“As teachers we never stop learning and I know teachers value the opportunity for professional learning,” she said.
“My experience is that excellent teachers make a difference to how many kids go on to study science - teachers have a big influence on students and what they like.”
Amy Bywater agrees.
“There’s a place for universities to support schools in terms of facilities and resources, access to academics and a pool of knowledge so that we work in partnership to enrich what they offer.
“Certainly we understand that a big part of the process is actually supporting teachers in their professional development.”
Correna Haythorpe of the Australian Education Union describes the recently-announced measures to boost STEM learning in schools as “piecemeal, one-off programs which will do nothing to deal with long-term shortages of maths and science teachers”.
The $1 billion plan includes IT summer schools, coding competitions, online computing challenges and online support for teachers preparing technology-based curriculum activities.
What it doesn’t address is a chronic nationwide shortage of teachers qualified to teach STEM subjects or with a science background.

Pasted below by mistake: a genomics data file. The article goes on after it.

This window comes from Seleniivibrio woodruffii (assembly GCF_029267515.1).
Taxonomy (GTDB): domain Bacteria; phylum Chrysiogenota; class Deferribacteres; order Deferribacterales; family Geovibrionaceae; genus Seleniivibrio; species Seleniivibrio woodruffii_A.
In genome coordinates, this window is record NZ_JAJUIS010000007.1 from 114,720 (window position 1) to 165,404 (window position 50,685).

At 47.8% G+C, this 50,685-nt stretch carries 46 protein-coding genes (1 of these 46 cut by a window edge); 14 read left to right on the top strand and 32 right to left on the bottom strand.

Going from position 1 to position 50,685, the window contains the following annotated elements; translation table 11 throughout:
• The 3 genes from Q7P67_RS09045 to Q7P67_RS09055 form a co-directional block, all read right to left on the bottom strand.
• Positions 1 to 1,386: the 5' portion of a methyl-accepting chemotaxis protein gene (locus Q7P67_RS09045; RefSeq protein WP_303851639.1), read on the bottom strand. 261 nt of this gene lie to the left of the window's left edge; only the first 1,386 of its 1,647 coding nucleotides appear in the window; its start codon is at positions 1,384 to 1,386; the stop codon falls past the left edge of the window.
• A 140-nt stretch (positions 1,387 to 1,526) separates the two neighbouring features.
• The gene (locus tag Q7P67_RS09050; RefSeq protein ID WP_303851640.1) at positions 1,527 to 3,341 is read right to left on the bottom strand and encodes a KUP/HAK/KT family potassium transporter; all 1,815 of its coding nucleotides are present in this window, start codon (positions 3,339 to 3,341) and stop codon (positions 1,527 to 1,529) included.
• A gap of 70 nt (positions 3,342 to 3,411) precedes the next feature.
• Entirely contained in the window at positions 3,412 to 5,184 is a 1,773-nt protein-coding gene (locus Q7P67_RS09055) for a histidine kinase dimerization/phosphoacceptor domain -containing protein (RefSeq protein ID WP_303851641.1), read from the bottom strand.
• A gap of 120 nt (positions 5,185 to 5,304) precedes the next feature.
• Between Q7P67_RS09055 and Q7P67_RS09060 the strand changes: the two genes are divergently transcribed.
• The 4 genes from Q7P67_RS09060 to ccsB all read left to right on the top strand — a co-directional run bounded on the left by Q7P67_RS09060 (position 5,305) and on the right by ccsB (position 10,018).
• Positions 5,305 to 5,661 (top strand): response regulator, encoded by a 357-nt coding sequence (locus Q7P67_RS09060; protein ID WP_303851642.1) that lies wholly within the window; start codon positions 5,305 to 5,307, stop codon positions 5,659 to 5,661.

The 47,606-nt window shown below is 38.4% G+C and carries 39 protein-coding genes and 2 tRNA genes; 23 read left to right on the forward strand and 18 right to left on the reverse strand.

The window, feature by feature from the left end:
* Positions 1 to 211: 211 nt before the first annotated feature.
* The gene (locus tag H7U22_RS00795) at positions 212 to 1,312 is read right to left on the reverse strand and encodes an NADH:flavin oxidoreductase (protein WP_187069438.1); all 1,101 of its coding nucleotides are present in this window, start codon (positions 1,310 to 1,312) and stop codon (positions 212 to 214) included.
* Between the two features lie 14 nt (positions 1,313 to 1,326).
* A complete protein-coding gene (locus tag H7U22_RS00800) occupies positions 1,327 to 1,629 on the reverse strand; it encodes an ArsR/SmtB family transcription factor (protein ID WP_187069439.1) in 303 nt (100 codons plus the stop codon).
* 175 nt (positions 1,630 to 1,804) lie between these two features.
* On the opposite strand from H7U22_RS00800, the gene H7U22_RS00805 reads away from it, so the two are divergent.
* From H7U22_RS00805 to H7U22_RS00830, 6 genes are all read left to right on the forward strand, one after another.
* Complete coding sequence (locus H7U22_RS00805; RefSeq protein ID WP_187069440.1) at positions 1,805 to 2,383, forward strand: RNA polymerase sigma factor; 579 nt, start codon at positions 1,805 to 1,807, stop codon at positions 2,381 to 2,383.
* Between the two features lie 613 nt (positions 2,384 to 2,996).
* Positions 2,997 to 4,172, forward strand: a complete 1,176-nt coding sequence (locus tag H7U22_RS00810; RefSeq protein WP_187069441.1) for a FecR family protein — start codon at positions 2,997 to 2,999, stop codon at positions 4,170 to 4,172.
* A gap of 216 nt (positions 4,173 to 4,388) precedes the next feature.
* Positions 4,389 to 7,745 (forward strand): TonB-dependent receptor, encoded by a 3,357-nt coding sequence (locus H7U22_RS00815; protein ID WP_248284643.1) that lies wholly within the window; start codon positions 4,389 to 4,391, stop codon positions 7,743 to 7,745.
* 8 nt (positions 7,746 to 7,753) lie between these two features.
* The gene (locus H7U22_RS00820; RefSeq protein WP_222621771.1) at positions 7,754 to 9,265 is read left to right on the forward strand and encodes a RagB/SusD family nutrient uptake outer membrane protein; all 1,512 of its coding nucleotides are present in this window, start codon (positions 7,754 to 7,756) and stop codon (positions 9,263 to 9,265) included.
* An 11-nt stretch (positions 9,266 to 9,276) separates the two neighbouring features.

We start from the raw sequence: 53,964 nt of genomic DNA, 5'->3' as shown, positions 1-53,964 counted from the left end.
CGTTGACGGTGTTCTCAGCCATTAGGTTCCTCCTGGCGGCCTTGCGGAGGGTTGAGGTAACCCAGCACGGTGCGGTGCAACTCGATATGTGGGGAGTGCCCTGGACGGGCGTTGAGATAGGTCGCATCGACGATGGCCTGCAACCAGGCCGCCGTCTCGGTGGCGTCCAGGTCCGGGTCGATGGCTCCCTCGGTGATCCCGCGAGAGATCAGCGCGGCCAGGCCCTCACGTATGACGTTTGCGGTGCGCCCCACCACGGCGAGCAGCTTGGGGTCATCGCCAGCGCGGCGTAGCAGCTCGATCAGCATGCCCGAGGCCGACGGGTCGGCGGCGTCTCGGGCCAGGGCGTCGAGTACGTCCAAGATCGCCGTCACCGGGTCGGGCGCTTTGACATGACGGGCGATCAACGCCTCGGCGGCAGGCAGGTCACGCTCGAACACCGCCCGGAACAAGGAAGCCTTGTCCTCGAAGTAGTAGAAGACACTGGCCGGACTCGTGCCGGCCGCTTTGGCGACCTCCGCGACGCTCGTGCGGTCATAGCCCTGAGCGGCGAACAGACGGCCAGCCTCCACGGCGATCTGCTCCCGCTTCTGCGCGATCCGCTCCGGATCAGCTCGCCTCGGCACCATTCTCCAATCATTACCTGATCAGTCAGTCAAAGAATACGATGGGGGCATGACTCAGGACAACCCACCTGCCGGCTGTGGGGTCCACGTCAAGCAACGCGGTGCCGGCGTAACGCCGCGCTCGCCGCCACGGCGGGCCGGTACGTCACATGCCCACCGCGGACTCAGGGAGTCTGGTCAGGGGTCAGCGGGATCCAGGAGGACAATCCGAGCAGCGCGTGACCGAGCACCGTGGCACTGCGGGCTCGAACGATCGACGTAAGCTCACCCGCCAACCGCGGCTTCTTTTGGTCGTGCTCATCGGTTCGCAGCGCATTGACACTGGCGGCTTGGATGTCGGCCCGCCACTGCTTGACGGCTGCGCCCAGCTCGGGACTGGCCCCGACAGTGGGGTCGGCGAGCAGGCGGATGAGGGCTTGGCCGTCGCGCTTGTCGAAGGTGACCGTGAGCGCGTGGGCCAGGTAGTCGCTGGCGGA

“At the moment around 40 per cent of our Years 7 to 10 mathematics classes are taught without a qualified mathematics teacher,” said Ms Haythorpe.
“One third of secondary students are in schools where the principals said a lack of qualified maths teachers hindered learning, and 25 per cent are in schools where the principal said a lack of qualified science teachers hindered learning.”
So if Australia is to grow interest in technology, the big STEM sell may need to begin a long way back from the multi-million dollar cutting-edge labs of our universities and research institutes.
It might just require a persuasive recruitment pitch, juicy incentives and expert training for the salespeople themselves - the ones standing at the front of our classrooms.